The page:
How and When to Stake a Tree

Staking a tree at planting is not always necessary. If it is done improperly, it can cause serious problems for the tree. Below are some dos and don’ts for staking a tree.

When is it Necessary to Stake a Tree?

Not every young tree needs to be staked. In the forest, young trees establish roots with little to no interference. Young trees are also protected from damaging winds and storms by mature trees.

Trees in urban areas do not have the same benefits as those growing in a forest. Therefore, staking might be necessary for newly planted trees. Factors that determine if a tree should be staked are:

  • Soil type and conditions
  • Location
    • Room for roots to develop
    • Wind exposure
  • Size and condition of the root ball

Root Ball Condition and Staking

Staking is only recommended if there are conditions that make the tree unstable. A tree with a good root ball planted in a good location (not exposed to high winds) does not require staking.

In nature, wind-induced movement encourages a tree to develop anchoring roots and a healthy stem taper. The reason not to stake (in a good location) would be to allow the tree to grow and move naturally in response to winds.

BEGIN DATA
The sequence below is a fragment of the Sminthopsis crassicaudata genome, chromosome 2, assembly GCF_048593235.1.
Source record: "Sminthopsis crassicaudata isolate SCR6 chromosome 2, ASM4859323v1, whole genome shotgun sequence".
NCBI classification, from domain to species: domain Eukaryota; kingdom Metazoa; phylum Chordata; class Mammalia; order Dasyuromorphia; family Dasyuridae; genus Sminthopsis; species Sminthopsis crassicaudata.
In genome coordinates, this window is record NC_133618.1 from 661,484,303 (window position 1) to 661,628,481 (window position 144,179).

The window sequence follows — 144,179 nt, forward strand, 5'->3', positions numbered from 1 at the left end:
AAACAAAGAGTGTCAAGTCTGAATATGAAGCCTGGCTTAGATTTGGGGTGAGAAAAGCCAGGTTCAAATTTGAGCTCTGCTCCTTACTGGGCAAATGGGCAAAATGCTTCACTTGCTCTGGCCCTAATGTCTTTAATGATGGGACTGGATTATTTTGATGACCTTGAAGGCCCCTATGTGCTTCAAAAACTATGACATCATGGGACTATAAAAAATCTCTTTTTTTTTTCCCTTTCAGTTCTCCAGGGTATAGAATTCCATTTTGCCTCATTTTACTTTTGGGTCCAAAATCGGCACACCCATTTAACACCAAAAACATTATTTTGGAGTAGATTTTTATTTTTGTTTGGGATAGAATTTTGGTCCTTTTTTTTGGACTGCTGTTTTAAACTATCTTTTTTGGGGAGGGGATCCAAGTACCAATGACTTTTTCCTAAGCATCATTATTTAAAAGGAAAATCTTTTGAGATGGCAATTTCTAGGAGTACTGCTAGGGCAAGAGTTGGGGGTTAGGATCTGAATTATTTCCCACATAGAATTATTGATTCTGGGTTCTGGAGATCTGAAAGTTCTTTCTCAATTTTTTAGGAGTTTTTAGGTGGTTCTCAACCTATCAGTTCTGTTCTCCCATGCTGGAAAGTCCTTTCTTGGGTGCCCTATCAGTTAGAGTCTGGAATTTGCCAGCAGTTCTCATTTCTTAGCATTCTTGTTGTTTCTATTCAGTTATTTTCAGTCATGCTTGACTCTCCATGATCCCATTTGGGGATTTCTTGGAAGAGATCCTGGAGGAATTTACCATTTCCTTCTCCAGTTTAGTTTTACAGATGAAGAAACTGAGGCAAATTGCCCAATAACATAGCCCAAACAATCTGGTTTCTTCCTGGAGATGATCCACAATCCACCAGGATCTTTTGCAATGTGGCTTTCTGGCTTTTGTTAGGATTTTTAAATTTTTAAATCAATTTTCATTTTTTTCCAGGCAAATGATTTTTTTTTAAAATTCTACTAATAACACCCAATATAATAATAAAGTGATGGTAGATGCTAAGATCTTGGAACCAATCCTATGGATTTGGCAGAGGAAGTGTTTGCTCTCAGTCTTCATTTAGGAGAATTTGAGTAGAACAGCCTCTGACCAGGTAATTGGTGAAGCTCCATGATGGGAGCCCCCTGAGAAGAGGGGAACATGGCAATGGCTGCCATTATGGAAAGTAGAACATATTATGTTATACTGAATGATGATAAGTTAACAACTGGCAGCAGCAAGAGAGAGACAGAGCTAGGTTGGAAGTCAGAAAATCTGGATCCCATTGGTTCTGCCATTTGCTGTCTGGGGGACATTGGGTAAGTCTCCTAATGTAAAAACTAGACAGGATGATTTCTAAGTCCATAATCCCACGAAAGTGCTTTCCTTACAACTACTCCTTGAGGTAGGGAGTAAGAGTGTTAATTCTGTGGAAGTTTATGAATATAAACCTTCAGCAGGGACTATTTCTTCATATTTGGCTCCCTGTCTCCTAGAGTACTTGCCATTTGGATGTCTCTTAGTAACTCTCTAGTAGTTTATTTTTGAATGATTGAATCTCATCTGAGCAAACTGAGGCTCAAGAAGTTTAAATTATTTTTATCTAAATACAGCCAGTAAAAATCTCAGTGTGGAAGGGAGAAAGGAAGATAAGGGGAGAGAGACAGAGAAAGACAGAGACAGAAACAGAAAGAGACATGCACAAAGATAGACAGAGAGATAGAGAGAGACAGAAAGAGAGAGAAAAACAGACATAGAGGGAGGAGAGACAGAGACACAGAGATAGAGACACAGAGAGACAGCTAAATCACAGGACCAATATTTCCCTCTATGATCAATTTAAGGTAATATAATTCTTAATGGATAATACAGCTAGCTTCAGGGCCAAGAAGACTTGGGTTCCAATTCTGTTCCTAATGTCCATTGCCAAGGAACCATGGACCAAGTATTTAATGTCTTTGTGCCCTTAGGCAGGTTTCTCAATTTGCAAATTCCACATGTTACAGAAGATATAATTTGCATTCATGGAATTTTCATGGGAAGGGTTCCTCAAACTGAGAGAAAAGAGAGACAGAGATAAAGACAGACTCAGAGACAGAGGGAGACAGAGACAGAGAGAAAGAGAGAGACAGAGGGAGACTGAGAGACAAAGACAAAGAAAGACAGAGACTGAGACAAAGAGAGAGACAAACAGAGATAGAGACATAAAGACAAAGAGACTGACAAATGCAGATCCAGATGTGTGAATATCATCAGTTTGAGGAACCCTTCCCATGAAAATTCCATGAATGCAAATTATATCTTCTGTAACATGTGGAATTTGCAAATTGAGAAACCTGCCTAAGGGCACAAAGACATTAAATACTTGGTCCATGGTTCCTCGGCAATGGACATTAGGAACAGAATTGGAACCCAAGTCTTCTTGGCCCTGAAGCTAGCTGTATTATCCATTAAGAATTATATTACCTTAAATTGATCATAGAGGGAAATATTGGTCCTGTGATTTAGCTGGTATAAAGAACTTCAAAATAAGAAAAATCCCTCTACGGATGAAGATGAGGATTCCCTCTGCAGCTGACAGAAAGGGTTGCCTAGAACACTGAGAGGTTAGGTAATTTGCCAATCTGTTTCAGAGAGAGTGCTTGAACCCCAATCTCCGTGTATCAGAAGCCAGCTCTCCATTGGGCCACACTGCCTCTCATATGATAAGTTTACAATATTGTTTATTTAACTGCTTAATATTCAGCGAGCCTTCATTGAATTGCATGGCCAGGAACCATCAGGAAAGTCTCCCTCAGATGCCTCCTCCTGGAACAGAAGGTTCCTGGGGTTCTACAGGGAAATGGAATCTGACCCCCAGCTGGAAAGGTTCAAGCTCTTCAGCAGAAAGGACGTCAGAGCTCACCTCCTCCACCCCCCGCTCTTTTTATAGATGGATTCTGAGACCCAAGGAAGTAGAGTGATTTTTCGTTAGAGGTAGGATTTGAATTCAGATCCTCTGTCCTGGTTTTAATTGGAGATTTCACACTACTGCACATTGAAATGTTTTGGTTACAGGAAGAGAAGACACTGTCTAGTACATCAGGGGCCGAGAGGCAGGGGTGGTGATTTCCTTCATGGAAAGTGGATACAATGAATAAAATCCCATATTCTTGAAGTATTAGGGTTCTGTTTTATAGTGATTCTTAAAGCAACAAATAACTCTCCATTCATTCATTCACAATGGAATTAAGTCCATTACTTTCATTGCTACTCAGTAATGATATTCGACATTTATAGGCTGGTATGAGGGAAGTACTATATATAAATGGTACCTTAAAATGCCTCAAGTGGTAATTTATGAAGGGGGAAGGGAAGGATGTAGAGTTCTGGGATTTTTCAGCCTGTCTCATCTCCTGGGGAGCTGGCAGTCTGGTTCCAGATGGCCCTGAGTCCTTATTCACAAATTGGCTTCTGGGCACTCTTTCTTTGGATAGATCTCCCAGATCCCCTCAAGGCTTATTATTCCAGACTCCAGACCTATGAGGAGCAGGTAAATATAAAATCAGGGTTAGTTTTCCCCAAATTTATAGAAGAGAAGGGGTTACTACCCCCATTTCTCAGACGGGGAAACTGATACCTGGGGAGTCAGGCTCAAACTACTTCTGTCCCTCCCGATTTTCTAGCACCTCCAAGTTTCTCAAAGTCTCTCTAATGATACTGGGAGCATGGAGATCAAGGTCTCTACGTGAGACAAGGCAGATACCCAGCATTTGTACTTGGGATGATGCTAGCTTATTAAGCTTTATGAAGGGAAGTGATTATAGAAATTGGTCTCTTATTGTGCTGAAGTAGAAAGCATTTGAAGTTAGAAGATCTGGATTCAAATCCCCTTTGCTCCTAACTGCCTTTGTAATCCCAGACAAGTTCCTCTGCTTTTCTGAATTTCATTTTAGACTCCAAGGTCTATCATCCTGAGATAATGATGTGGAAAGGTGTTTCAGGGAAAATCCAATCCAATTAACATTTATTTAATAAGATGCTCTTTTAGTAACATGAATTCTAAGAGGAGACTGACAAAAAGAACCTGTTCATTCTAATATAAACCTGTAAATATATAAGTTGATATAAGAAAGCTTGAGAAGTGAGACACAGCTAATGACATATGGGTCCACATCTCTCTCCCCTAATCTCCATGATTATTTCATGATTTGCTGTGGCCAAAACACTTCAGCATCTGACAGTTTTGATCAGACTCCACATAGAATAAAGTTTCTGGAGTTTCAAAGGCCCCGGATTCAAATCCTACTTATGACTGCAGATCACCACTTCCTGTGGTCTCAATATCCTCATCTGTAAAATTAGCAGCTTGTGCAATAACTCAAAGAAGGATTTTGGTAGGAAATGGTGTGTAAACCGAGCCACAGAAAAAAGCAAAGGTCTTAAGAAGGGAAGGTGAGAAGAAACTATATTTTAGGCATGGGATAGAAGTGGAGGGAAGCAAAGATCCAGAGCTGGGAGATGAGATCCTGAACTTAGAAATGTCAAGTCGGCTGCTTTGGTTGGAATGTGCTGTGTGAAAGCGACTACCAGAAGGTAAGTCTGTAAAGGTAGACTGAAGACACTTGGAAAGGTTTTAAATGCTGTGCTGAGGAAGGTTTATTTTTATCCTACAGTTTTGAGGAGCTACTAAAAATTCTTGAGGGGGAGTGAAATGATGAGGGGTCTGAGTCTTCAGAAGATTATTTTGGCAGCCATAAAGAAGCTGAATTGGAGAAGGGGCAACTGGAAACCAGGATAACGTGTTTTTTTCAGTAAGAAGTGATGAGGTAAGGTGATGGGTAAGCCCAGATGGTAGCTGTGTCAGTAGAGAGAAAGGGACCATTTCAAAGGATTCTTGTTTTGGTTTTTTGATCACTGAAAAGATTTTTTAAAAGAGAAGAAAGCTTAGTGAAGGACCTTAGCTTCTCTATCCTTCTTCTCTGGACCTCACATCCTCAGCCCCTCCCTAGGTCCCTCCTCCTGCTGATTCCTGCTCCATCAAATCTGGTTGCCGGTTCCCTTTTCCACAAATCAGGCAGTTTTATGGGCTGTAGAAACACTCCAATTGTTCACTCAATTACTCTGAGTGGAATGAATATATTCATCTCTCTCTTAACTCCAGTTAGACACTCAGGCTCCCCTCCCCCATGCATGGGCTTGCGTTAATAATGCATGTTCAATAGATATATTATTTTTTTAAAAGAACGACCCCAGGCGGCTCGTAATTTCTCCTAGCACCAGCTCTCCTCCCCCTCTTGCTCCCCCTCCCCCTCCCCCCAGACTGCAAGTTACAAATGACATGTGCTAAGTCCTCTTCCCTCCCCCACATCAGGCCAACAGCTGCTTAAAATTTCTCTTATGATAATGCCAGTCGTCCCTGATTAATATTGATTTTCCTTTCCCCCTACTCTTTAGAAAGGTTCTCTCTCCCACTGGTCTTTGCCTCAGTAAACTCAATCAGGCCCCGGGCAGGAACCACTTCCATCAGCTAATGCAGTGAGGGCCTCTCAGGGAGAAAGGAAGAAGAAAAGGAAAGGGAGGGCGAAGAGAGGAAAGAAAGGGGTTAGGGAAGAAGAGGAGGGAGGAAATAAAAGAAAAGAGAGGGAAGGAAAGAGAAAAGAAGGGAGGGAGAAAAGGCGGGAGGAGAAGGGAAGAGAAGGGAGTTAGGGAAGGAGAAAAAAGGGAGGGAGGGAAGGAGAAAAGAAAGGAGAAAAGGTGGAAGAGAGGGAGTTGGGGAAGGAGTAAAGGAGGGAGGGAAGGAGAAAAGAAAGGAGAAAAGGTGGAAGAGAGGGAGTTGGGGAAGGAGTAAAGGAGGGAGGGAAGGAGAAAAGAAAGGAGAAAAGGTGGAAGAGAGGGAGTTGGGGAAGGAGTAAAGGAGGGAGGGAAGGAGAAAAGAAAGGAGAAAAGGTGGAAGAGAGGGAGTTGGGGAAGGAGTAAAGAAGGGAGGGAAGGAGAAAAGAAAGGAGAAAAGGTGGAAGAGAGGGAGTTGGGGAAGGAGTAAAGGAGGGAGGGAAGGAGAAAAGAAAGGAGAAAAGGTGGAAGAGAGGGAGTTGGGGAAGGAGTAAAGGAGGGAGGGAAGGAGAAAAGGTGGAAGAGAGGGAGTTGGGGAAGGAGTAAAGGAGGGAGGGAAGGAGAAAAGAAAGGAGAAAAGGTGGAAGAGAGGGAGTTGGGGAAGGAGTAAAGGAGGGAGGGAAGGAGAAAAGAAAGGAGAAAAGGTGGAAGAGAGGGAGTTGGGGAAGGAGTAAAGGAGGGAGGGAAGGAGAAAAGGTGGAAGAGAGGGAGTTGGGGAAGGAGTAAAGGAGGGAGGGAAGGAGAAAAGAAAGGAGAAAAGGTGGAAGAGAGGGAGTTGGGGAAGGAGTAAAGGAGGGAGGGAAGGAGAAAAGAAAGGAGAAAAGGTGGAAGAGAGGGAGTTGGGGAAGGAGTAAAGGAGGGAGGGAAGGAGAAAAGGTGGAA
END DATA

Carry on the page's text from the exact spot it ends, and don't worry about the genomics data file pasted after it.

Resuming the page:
Recommended Staking Practices

  • Always use a broad strap or a soft hose around the tree trunk.
  • Never use wire or rope around the trunk.
  • Anchor the support lines securely to the ground.
  • Don’t tighten the lines taught but leave a little slack for the tree to move. The tree needs to be able to move a little in the wind which encourages the growth of strong roots and stem.
  • Place stake or stakes in the ground outside and away from the root ball. Lines should be at a 45 – 60-degree angle from the upright trunk of the tree.
  • Use 2 stakes minimum, but normally three should be installed.
  • T-Posts can be used instead of ground stakes. If these are used, attached the line horizontally from the T-post to the tree. The T-post will bend a little in the wind allowing the tree to move.
  • Remove stakes and straps after the first growing season. If planted correctly and with the right care, the tree should be adequately established within a year or less.
  • Do not leave any remnant of the straps on the trunk/stem. This will only cause problems in later years as the tree grows around the straps.

Best Course of Action

The purpose of staking is to stabilize the tree until it establishes a strong root system. A strong root system will allow the tree to anchor itself in high winds.

Staking that is done properly and removed within the first growing season, will help ensure the long-term health of a tree. Staking that is done improperly and left in place longer than the first growing season can lead to disease which can then cause poor growth and the early death of the tree.

The best course of action is to select trees with healthy root systems, ensure properly planting techniques and placement, and employ correct watering practices. If this is done, staking will not be necessary.

Krista White

Krista White

Krista is a member of the marketing and education team at Tree Shepherds. A lifelong learner, she loves writing about anything from Hemingway to Quercus macrocarpa.